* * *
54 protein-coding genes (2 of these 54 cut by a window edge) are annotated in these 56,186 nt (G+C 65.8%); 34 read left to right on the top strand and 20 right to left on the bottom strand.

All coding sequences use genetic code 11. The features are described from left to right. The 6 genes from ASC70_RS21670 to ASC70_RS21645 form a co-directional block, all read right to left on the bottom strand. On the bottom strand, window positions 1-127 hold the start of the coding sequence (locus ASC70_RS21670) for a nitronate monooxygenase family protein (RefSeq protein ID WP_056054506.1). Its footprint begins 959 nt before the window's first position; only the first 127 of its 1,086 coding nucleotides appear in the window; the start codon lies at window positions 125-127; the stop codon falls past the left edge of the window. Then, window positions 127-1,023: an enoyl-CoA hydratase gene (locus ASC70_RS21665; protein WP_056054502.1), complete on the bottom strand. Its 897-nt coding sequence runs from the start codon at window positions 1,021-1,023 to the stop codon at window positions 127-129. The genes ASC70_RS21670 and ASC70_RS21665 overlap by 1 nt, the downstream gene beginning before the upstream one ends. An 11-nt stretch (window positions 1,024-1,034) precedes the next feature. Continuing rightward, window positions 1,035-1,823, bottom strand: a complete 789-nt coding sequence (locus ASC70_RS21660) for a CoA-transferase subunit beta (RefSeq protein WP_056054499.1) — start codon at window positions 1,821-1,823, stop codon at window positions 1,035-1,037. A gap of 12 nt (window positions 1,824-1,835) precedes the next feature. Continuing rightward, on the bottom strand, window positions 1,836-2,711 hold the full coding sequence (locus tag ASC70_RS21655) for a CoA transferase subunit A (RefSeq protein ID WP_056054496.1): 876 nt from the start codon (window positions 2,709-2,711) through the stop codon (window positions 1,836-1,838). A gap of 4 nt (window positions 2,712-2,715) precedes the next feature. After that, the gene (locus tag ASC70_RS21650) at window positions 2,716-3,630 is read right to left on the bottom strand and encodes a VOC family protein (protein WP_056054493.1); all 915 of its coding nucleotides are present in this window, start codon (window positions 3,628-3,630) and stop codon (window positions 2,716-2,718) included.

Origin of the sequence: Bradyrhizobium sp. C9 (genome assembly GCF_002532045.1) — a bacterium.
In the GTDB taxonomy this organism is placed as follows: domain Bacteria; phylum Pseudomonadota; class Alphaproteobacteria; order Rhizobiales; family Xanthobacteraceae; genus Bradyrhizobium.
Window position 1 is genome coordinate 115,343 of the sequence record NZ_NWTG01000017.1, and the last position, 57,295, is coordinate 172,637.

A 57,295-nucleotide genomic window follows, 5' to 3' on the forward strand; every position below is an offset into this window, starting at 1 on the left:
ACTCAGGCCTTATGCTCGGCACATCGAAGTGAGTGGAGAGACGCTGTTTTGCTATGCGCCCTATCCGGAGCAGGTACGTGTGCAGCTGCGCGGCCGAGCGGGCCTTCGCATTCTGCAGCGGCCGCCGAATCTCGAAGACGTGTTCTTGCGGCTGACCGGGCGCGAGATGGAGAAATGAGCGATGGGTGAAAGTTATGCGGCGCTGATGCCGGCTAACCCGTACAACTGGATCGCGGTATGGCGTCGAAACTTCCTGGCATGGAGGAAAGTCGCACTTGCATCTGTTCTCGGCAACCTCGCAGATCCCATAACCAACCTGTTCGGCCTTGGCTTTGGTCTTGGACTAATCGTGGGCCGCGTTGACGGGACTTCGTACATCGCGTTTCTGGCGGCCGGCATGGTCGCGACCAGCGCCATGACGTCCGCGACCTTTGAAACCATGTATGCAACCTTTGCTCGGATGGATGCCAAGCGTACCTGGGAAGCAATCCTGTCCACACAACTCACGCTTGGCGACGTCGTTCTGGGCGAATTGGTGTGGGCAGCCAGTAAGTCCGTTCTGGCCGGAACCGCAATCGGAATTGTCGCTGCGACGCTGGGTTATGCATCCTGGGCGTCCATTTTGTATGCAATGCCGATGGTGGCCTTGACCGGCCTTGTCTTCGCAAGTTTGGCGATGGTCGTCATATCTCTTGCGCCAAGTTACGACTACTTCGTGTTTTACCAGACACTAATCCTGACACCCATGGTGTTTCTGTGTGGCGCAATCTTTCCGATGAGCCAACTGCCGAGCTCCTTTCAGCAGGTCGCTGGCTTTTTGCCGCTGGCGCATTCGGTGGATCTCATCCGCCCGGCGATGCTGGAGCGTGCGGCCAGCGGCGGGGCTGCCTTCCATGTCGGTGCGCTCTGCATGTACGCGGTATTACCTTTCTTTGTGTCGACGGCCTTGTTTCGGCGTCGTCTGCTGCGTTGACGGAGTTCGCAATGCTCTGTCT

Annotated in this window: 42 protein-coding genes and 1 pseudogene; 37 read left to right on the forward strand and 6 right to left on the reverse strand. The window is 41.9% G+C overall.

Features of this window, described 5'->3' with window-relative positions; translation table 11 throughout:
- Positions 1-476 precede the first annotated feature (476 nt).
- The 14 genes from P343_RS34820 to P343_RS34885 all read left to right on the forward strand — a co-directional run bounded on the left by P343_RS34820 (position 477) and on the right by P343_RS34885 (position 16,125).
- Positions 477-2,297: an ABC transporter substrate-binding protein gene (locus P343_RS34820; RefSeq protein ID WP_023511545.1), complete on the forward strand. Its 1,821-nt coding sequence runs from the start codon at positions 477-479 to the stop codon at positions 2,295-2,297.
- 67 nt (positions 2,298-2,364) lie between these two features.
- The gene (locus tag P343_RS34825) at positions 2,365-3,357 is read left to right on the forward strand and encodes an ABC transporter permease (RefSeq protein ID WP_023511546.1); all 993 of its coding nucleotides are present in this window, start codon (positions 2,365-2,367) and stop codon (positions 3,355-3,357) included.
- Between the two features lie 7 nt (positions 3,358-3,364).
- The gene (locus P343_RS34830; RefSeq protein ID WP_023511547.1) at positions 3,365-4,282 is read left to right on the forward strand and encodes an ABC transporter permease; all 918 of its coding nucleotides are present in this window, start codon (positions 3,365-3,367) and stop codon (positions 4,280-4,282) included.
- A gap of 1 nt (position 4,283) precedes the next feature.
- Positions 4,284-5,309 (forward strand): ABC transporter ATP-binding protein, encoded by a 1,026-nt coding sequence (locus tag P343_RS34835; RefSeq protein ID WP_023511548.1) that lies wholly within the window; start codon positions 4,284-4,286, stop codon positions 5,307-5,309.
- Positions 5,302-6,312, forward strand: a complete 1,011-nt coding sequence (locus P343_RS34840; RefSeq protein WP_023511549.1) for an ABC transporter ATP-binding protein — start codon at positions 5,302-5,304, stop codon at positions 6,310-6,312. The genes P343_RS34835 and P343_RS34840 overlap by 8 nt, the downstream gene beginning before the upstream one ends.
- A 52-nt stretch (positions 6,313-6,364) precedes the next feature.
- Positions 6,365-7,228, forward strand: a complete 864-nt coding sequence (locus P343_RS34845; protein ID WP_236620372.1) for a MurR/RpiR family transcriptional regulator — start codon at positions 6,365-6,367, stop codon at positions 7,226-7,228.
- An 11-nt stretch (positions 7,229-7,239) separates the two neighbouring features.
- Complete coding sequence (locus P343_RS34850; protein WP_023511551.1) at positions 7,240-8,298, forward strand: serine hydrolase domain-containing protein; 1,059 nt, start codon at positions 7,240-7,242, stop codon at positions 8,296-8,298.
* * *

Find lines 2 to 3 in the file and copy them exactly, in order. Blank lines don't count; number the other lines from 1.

All coding sequences use genetic code 11. The features are described from left to right. The 6 genes from ASC70_RS21670 to ASC70_RS21645 form a co-directional block, all read right to left on the bottom strand. On the bottom strand, window positions 1-127 hold the start of the coding sequence (locus ASC70_RS21670) for a nitronate monooxygenase family protein (RefSeq protein ID WP_056054506.1). Its footprint begins 959 nt before the window's first position; only the first 127 of its 1,086 coding nucleotides appear in the window; the start codon lies at window positions 125-127; the stop codon falls past the left edge of the window. Then, window positions 127-1,023: an enoyl-CoA hydratase gene (locus ASC70_RS21665; protein WP_056054502.1), complete on the bottom strand. Its 897-nt coding sequence runs from the start codon at window positions 1,021-1,023 to the stop codon at window positions 127-129. The genes ASC70_RS21670 and ASC70_RS21665 overlap by 1 nt, the downstream gene beginning before the upstream one ends. An 11-nt stretch (window positions 1,024-1,034) precedes the next feature. Continuing rightward, window positions 1,035-1,823, bottom strand: a complete 789-nt coding sequence (locus ASC70_RS21660) for a CoA-transferase subunit beta (RefSeq protein WP_056054499.1) — start codon at window positions 1,821-1,823, stop codon at window positions 1,035-1,037. A gap of 12 nt (window positions 1,824-1,835) precedes the next feature. Continuing rightward, on the bottom strand, window positions 1,836-2,711 hold the full coding sequence (locus tag ASC70_RS21655) for a CoA transferase subunit A (RefSeq protein ID WP_056054496.1): 876 nt from the start codon (window positions 2,709-2,711) through the stop codon (window positions 1,836-1,838). A gap of 4 nt (window positions 2,712-2,715) precedes the next feature. After that, the gene (locus tag ASC70_RS21650) at window positions 2,716-3,630 is read right to left on the bottom strand and encodes a VOC family protein (protein WP_056054493.1); all 915 of its coding nucleotides are present in this window, start codon (window positions 3,628-3,630) and stop codon (window positions 2,716-2,718) included.

Origin of the sequence: Bradyrhizobium sp. C9 (genome assembly GCF_002532045.1) — a bacterium.